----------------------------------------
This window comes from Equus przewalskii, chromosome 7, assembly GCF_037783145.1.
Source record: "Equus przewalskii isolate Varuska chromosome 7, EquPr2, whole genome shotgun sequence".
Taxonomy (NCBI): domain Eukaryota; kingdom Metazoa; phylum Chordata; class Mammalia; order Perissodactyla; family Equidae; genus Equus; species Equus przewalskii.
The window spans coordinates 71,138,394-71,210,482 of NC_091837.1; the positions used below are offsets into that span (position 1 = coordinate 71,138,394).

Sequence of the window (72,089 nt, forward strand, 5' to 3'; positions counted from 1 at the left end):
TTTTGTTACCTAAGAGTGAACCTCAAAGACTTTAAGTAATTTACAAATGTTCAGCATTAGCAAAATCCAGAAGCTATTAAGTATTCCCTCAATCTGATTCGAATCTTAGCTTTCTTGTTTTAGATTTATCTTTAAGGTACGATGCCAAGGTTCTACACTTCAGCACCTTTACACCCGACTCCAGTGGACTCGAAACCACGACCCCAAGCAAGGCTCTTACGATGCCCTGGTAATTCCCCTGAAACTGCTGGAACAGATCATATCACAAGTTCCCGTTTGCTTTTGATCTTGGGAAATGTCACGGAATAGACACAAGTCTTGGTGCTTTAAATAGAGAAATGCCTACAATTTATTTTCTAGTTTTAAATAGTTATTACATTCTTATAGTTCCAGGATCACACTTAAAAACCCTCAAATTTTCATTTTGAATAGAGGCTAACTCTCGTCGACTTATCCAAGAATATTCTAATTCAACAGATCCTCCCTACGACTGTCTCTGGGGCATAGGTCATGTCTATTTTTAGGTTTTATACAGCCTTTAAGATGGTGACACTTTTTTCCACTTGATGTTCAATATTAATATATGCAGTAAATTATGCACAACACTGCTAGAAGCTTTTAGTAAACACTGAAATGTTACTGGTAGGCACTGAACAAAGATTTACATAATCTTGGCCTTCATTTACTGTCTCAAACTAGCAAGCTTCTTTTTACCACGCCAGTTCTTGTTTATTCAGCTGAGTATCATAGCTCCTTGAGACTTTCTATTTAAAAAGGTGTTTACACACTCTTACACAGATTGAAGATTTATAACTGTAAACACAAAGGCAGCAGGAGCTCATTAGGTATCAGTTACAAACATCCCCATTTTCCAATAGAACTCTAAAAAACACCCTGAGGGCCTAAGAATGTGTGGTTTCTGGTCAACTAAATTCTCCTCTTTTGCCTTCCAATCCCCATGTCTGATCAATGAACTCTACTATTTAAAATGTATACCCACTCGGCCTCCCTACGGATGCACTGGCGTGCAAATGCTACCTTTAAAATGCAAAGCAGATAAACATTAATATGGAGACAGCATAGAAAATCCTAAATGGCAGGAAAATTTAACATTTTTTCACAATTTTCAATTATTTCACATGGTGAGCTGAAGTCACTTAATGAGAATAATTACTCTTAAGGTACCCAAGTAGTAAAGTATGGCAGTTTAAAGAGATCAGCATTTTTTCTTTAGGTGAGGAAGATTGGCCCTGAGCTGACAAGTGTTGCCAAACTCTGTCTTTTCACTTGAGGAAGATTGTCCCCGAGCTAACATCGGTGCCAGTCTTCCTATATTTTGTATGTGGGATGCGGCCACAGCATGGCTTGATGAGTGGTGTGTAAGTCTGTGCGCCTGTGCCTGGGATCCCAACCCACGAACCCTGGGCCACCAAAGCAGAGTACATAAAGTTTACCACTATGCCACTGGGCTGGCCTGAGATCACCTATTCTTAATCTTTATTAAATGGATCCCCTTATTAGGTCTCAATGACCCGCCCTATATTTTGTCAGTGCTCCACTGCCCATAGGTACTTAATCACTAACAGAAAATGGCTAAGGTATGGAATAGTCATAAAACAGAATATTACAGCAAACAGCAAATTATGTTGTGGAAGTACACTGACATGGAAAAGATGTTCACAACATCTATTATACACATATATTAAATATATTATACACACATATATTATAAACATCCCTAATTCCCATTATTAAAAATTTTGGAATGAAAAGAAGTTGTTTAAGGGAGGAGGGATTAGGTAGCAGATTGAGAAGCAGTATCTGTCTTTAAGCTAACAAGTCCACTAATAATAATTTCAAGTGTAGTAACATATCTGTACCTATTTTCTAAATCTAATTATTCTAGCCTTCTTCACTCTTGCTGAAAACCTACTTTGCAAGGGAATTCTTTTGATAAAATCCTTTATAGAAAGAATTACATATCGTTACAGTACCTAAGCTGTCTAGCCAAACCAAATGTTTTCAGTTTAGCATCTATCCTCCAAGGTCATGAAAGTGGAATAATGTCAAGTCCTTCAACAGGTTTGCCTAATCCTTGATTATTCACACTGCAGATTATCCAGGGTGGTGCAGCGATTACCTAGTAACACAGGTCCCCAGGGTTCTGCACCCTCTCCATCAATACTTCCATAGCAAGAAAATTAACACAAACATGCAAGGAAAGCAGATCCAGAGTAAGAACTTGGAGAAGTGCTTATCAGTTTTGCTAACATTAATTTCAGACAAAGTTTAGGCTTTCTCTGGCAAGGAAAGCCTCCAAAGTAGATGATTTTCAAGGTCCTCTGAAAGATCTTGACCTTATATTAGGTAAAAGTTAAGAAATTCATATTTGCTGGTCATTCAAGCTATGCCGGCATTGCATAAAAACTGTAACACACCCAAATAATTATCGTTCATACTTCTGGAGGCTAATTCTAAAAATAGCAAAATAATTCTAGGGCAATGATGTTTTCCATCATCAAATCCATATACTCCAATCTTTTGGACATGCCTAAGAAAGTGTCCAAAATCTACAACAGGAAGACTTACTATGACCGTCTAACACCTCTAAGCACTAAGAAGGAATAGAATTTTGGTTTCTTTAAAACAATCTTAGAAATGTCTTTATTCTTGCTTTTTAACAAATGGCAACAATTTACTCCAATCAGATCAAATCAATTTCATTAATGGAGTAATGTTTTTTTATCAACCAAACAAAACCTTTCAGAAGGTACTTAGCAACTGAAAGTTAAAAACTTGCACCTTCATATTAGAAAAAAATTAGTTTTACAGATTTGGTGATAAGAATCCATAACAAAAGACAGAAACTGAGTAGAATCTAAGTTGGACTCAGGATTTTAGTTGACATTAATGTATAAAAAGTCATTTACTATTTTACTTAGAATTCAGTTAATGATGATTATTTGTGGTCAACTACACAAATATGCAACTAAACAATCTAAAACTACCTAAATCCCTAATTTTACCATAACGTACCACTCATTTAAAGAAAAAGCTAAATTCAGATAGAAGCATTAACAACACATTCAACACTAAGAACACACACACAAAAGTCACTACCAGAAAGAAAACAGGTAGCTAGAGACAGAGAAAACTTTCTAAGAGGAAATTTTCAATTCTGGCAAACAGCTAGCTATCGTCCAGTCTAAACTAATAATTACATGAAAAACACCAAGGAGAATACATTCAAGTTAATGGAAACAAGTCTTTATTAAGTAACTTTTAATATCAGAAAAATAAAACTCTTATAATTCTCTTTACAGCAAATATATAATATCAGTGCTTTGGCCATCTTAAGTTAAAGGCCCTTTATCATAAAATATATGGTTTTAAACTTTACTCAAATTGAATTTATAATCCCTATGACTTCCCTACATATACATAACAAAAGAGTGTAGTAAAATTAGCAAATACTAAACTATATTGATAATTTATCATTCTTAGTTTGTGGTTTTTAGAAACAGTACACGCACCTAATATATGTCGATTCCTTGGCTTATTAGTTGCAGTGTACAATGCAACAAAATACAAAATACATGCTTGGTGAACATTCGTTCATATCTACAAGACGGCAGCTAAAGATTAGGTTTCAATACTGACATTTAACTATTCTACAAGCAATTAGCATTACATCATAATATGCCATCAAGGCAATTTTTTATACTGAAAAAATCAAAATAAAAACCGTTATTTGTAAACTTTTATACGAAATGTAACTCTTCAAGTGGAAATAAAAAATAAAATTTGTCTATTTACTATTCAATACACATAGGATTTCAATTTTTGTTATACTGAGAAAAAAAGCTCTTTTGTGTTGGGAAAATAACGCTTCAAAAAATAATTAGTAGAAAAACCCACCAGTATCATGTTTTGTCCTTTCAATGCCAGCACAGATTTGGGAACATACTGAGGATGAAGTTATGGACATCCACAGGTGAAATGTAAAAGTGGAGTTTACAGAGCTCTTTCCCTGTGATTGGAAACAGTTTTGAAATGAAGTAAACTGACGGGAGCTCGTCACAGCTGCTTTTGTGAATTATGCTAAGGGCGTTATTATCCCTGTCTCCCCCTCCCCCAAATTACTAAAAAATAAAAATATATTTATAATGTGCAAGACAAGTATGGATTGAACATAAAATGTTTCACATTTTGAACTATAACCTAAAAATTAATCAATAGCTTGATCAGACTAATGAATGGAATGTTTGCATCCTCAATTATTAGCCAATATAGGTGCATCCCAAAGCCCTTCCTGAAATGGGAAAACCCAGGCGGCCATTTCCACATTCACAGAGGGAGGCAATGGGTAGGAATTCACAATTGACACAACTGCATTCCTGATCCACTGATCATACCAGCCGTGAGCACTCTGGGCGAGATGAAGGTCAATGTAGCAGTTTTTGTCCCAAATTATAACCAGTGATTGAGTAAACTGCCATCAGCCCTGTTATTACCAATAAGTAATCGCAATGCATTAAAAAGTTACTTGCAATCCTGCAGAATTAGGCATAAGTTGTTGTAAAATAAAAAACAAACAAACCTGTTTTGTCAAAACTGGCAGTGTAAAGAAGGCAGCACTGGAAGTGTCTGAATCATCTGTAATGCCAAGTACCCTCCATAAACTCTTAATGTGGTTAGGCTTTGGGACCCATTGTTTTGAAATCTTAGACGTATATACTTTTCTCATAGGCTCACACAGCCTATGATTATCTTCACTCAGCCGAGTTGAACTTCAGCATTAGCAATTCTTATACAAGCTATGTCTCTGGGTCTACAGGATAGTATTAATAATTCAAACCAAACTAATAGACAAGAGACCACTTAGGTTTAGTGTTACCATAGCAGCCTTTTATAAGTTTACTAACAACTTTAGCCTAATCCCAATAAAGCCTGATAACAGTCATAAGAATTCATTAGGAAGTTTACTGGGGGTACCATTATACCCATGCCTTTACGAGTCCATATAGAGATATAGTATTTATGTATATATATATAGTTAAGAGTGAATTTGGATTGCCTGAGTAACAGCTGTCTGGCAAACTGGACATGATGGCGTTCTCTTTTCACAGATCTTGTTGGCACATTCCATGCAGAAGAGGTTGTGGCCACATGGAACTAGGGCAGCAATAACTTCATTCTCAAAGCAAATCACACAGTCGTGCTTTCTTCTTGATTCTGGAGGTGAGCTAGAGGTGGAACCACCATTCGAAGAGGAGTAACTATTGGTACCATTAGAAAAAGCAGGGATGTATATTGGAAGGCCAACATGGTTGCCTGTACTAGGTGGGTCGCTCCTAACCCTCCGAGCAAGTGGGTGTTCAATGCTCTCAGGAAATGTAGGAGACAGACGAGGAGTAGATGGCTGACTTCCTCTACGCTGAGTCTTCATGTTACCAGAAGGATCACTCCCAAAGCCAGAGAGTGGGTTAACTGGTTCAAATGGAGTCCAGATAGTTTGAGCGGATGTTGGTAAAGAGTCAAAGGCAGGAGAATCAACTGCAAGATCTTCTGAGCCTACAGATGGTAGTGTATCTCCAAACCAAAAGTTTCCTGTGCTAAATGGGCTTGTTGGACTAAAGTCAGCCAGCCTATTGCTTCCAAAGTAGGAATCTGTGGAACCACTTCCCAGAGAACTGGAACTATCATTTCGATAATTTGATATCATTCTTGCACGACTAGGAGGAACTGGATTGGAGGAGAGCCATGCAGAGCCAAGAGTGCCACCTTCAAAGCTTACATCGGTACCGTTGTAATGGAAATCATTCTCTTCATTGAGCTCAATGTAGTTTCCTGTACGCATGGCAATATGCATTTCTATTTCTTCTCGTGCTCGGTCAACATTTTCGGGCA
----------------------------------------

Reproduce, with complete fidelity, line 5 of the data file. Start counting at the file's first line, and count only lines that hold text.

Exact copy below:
Sequence of the window (72,089 nt, forward strand, 5' to 3'; positions counted from 1 at the left end):